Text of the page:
Years of overgrazing, logging, river diversion, and invasive non-native plants had destroyed the wetlands and flood plain of the Rio Grande in central New Mexico when President Roosevelt gave the young men of the Civilian Conservation Corp the task of restoring the area. What was started in the 1930s continues today and the refuge provides a yearly winter stop over for tens of thousands of cranes, geese, and ducks.
The scenery of the refuge is spectacular but viewing the large number of birds, especially when they all lift off in early morning to feed in the grasslands and fields or land again in the evening is what draws many visitors to the refuge. The refuge has a visitor center, a driving tour with two loops, short hiking trails, and a bike trail. We missed the sandhill cranes but did see hundreds of snow geese coming in for the evening.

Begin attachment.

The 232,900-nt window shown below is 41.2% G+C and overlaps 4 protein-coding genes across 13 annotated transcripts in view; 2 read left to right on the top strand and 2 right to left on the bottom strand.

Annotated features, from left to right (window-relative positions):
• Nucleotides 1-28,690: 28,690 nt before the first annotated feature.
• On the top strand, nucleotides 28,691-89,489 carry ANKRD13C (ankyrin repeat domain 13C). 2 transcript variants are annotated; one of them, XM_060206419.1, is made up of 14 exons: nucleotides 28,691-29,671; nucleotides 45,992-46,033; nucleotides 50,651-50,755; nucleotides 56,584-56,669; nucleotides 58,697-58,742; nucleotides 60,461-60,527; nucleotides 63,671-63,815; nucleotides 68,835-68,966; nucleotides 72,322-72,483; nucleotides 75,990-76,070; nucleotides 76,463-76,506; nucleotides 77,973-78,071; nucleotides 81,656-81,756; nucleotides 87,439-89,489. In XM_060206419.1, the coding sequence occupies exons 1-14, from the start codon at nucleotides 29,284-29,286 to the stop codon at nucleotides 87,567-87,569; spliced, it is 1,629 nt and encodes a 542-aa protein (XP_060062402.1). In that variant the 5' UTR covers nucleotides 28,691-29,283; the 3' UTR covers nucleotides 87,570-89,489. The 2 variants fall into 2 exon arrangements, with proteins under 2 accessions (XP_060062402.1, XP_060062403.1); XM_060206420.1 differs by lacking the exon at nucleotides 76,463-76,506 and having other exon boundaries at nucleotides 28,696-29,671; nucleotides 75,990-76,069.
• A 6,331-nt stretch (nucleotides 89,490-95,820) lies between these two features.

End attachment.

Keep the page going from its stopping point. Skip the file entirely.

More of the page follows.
The visitor center is accessible. The observation decks along the driving route are accessible and the boardwalk trail is accessible. Several trails are listed as mostly accessible but we did not have time to try them.
The visitor center has a parking lot for RVs. A paved trail goes to the visitor center however the curb cuts are poorly designed so it might be easier to just go through the parking lots. The parking areas at the stops along the driving tour are large enough for RVs. Refuge 33.80523, -106.89038